2. An object such as a pillar used by an observer to calculate the meridian altitude of the sun (that is, the altitude of the sun when it reaches the observer's meridian), for the purpose of determining the observer's latitude.
  3. The index of the hour circle of a globe.
  4. (geometry) A plane figure formed by removing a parallelogram from a corner of a larger parallelogram.
  5. (mathematics, by extension) A number representing the increment between two figurate numbers (numbers equal to the numbers of dots in geometric figures formed of dots).
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20Edit

 

Word of the day for May 20
caravel n
  1. (nautical, historical) A light, usually lateen-rigged sailing ship used by the Portuguese and Spanish for about 300 years from the 15th century, first for trade and later for voyages of exploration.

  Today is European Maritime Day, which seeks to raise European citizens’ awareness of the seas and their importance.

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21Edit

 

Word of the day for May 21
orature n
  1. The oral equivalent of literature: a collection of traditional folk songs, stories, etc., that is communicated orally rather than in writing. []

  Today is the World Day for Cultural Diversity for Dialogue and Development or Diversity Day, which is recognized by the United Nations to highlight the value of cultural diversity and the need for people to live together in harmony.

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22Edit

 

Word of the day for May 22
mouthbrooder n
  1. (zoology) Any animal that cares for its offspring, either eggs or juveniles, by holding them in its mouth for extended periods of time.

  Today is the International Day for Biological Diversity (also known as World Biodiversity Day), which is recognized by the United Nations for the promotion of biodiversity issues.

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23Edit

 

Word of the day for May 23
pall v
  1. (transitive) To make vapid or insipid; to make lifeless or spiritless; to dull, to weaken.
  2. (intransitive) To become dull, insipid, tasteless, or vapid; to lose life, spirit, strength, or taste.
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Word of the day for May 24
consilience n
  1. (logic) The concurrence of multiple inductions drawn from different data sets. [from mid 19th c.]
  2. The agreement, co-operation, or overlap of academic disciplines.

  English philosopher and theologian William Whewell, who coined the word, was born on this day 225 years ago in 1794.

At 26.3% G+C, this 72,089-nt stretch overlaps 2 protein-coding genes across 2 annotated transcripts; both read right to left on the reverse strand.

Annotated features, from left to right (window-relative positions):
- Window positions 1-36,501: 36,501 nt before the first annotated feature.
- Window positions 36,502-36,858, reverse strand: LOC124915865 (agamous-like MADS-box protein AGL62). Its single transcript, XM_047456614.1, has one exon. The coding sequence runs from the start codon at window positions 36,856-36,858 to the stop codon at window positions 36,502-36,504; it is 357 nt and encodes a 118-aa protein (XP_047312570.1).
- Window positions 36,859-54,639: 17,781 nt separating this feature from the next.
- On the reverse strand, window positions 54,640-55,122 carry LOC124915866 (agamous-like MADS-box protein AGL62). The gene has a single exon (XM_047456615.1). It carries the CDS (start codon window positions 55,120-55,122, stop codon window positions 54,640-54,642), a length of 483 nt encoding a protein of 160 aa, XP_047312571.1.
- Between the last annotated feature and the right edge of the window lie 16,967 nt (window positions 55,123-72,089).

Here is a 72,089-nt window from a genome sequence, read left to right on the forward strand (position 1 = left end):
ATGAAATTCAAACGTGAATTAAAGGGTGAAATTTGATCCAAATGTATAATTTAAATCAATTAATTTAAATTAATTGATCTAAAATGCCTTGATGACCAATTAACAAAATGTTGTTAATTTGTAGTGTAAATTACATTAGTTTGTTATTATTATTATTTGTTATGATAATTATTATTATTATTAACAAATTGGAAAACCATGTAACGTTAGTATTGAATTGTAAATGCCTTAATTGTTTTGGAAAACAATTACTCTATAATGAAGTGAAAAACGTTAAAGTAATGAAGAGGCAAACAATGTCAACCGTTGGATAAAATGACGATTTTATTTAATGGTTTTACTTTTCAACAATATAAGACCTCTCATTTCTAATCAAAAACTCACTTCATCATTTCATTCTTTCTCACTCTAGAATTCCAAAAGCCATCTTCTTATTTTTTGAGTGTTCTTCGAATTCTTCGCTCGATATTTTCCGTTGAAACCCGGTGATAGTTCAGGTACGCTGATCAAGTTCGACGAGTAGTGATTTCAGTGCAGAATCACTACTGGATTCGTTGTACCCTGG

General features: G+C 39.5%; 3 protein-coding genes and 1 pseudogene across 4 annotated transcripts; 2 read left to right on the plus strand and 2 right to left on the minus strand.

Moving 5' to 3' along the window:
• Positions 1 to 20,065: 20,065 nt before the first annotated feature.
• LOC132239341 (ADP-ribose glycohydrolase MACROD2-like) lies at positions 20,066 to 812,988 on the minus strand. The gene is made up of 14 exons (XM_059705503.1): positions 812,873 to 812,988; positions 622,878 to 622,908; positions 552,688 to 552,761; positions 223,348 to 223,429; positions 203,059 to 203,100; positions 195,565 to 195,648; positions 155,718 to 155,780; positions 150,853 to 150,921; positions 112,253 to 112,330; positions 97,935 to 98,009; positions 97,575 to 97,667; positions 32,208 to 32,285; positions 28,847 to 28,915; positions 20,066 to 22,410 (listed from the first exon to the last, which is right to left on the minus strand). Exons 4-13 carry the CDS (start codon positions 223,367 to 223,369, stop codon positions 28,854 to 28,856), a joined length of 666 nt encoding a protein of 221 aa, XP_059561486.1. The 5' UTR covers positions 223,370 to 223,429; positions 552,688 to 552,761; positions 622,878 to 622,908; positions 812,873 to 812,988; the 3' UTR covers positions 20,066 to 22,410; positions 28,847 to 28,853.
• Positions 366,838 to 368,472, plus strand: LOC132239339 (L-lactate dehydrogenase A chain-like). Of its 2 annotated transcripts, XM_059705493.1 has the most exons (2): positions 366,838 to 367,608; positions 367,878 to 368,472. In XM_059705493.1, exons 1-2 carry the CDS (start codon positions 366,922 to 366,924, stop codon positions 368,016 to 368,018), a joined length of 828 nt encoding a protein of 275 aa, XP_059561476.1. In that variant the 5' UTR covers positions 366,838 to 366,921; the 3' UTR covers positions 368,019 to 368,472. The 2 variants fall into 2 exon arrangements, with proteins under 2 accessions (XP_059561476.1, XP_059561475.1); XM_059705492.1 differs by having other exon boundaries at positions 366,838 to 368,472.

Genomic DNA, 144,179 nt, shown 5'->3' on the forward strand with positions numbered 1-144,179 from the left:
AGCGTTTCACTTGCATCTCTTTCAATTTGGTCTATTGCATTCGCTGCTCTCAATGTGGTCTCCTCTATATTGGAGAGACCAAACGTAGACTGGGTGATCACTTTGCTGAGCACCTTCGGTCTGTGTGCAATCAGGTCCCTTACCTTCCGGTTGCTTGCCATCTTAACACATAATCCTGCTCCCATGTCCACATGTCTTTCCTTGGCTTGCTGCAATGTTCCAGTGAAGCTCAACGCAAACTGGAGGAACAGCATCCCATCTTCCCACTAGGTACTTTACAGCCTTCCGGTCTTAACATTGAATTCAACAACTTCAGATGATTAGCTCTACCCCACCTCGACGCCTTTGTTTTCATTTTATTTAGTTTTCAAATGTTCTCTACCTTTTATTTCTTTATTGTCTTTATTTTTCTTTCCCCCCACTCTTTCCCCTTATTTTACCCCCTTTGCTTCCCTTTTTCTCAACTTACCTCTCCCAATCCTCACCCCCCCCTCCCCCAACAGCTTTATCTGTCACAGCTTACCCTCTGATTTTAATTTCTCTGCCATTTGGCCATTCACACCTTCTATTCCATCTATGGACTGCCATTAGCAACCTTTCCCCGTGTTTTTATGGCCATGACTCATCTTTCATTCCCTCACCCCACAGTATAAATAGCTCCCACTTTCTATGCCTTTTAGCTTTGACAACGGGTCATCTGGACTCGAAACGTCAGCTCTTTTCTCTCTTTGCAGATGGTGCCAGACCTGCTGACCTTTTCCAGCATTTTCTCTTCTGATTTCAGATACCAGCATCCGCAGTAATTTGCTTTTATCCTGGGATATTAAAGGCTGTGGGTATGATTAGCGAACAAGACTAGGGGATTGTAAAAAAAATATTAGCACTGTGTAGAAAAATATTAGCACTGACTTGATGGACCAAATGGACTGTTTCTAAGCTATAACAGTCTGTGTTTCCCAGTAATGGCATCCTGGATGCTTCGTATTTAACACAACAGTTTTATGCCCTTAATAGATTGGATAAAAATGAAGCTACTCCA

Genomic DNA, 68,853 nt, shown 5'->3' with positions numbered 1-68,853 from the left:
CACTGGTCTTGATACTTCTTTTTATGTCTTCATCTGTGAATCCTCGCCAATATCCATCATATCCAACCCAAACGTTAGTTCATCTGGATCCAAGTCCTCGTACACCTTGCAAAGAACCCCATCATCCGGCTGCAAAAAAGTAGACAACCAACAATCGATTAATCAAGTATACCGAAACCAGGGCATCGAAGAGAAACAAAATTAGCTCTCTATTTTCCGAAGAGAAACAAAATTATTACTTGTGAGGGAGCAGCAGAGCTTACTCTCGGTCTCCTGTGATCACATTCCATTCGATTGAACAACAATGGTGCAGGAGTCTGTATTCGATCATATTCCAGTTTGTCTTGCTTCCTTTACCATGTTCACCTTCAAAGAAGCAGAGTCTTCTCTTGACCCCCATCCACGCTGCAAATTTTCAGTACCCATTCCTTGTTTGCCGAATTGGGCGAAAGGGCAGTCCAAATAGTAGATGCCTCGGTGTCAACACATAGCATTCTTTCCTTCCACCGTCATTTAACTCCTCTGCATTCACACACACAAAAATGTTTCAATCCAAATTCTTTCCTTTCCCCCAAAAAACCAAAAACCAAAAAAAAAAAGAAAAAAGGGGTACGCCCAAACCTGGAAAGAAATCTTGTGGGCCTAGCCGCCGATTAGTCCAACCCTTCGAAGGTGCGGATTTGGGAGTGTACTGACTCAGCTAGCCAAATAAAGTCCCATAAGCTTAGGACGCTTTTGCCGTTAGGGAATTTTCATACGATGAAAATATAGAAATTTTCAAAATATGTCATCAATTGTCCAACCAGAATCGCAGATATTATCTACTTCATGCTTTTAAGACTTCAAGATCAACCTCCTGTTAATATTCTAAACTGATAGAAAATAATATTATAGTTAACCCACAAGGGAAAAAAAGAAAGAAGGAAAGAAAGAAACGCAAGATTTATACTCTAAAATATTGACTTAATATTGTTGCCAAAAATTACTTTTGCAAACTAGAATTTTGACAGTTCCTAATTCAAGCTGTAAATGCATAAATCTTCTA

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Word of the day for May 26
facticity n
  1. (uncountable) The quality or state of being a fact.
  2. (uncountable, specifically, philosophy) In existentialism, the state of being in the world without any knowable reason for such existence, or of being in a particular state of affairs which one has no control over.
  3. (countable) A fact that is not changeable or that is assumed to be true without further evaluation.
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27Edit

 

Word of the day for May 27
gouge v
  1. (transitive) To make a groove, hole, or mark in by scooping with or as if with a gouge.
  2. (transitive) To cheat or impose upon; in particular, to charge an unfairly or unreasonably high price.
  3. (transitive, intransitive) To dig or scoop (something) out with or as if with a gouge; in particular, to use a thumb to push or try to push the eye (of a person) out of its socket.
  4. (intransitive) To use a gouge.
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28Edit

 

Word of the day for May 28
pyroballogy n
  1. (weaponry, obsolete, rare) The study of artillery; the practice of using artillery as a weapon.
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29Edit

 

Word of the day for May 29
nick v
  1. (transitive) To make a nick or notch in; to cut or scratch in a minor way.
    1. (transitive) To make ragged or uneven, as by cutting nicks or notches in; to deface, to mar.
    2. (transitive, rare) To make a crosscut or cuts on the underside of (the tail of a horse, in order to make the animal carry it higher).
  2. (transitive, obsolete) To fit into or suit, as by a correspondence of nicks; to tally with.
    1. (transitive) To hit at, or in, the nick; to touch rightly; to strike at the precise point or time.
    2. (transitive, cricket) To hit the ball with the edge of the bat and produce a fine deflection.
    3. (transitive, gaming) To throw or turn up (a number when playing dice); to hit upon.
  3. (transitive, mining) To make a cut at the side of the face.
  4. (transitive, Australia, Britain, slang) To steal.
  5. (transitive, Britain, law enforcement, slang) To arrest.
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Word of the day for May 31
ether n
  1. (uncountable, literary or poetic) The substance formerly supposed to fill the upper regions of the atmosphere above the clouds, in particular as a medium breathed by deities.
    1. (by extension) The medium breathed by human beings; the air.
    2. (by extension) The sky, the heavens; the void, nothingness.
  2. (uncountable, physics, historical) Often as aether and more fully as luminiferous aether: a substance once thought to fill all unoccupied space that allowed electromagnetic waves to pass through it and interact with matter, without exerting any resistance to matter or energy; its existence was disproved by the 1887 Michelson–Morley experiment and the theory of relativity propounded by Albert Einstein (1879–1955).
  3. (uncountable, colloquial) The atmosphere or space as a medium for broadcasting radio and television signals; also, a notional space through which Internet and other digital communications take place; cyberspace.
  4. (uncountable, colloquial) A particular quality created by or surrounding an object, person, or place; an atmosphere, an aura.
  5. (uncountable, organic chemistry) Diethyl ether (C4H10O), an organic compound with a sweet odour used in the past as an anaesthetic.
  6. (countable, organic chemistry) Any of a class of organic compounds containing an oxygen atom bonded to two hydrocarbon groups.

ether v

  1. (transitive, slang) To viciously humiliate or insult.